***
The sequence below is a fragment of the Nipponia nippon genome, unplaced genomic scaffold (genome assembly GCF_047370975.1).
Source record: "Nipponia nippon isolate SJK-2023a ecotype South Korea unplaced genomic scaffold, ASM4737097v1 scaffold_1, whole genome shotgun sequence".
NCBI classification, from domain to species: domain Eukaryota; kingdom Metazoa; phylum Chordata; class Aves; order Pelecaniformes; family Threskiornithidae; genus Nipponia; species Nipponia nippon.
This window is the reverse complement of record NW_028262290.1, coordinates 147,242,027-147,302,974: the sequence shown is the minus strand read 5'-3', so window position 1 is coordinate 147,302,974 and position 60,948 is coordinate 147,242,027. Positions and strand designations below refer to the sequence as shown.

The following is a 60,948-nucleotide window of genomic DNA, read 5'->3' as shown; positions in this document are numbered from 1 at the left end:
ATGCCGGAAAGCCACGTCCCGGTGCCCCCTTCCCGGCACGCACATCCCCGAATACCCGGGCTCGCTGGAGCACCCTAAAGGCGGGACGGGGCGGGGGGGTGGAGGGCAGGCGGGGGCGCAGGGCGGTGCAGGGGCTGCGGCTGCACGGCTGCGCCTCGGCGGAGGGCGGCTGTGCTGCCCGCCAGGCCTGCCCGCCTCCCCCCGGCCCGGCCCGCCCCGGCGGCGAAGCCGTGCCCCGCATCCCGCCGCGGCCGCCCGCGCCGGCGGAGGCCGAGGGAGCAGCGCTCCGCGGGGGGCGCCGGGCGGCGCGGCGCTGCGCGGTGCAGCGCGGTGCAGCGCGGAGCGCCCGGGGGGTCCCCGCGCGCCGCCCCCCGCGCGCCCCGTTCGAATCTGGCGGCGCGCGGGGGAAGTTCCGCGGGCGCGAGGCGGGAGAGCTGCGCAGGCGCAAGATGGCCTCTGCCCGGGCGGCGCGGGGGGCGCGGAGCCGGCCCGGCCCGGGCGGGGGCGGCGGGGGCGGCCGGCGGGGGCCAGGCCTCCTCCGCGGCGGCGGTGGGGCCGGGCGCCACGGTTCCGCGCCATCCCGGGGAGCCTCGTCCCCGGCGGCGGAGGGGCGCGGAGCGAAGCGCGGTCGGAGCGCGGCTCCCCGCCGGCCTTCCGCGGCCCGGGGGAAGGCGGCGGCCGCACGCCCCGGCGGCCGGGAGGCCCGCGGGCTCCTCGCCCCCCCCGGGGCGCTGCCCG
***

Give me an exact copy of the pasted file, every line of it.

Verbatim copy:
The sequence below is a fragment of the Nipponia nippon genome, unplaced genomic scaffold (genome assembly GCF_047370975.1).
Source record: "Nipponia nippon isolate SJK-2023a ecotype South Korea unplaced genomic scaffold, ASM4737097v1 scaffold_1, whole genome shotgun sequence".
NCBI classification, from domain to species: domain Eukaryota; kingdom Metazoa; phylum Chordata; class Aves; order Pelecaniformes; family Threskiornithidae; genus Nipponia; species Nipponia nippon.
This window is the reverse complement of record NW_028262290.1, coordinates 147,242,027-147,302,974: the sequence shown is the minus strand read 5'-3', so window position 1 is coordinate 147,302,974 and position 60,948 is coordinate 147,242,027. Positions and strand designations below refer to the sequence as shown.

The following is a 60,948-nucleotide window of genomic DNA, read 5'->3' as shown; positions in this document are numbered from 1 at the left end:
ATGCCGGAAAGCCACGTCCCGGTGCCCCCTTCCCGGCACGCACATCCCCGAATACCCGGGCTCGCTGGAGCACCCTAAAGGCGGGACGGGGCGGGGGGGTGGAGGGCAGGCGGGGGCGCAGGGCGGTGCAGGGGCTGCGGCTGCACGGCTGCGCCTCGGCGGAGGGCGGCTGTGCTGCCCGCCAGGCCTGCCCGCCTCCCCCCGGCCCGGCCCGCCCCGGCGGCGAAGCCGTGCCCCGCATCCCGCCGCGGCCGCCCGCGCCGGCGGAGGCCGAGGGAGCAGCGCTCCGCGGGGGGCGCCGGGCGGCGCGGCGCTGCGCGGTGCAGCGCGGTGCAGCGCGGAGCGCCCGGGGGGTCCCCGCGCGCCGCCCCCCGCGCGCCCCGTTCGAATCTGGCGGCGCGCGGGGGAAGTTCCGCGGGCGCGAGGCGGGAGAGCTGCGCAGGCGCAAGATGGCCTCTGCCCGGGCGGCGCGGGGGGCGCGGAGCCGGCCCGGCCCGGGCGGGGGCGGCGGGGGCGGCCGGCGGGGGCCAGGCCTCCTCCGCGGCGGCGGTGGGGCCGGGCGCCACGGTTCCGCGCCATCCCGGGGAGCCTCGTCCCCGGCGGCGGAGGGGCGCGGAGCGAAGCGCGGTCGGAGCGCGGCTCCCCGCCGGCCTTCCGCGGCCCGGGGGAAGGCGGCGGCCGCACGCCCCGGCGGCCGGGAGGCCCGCGGGCTCCTCGCCCCCCCCGGGGCGCTGCCCG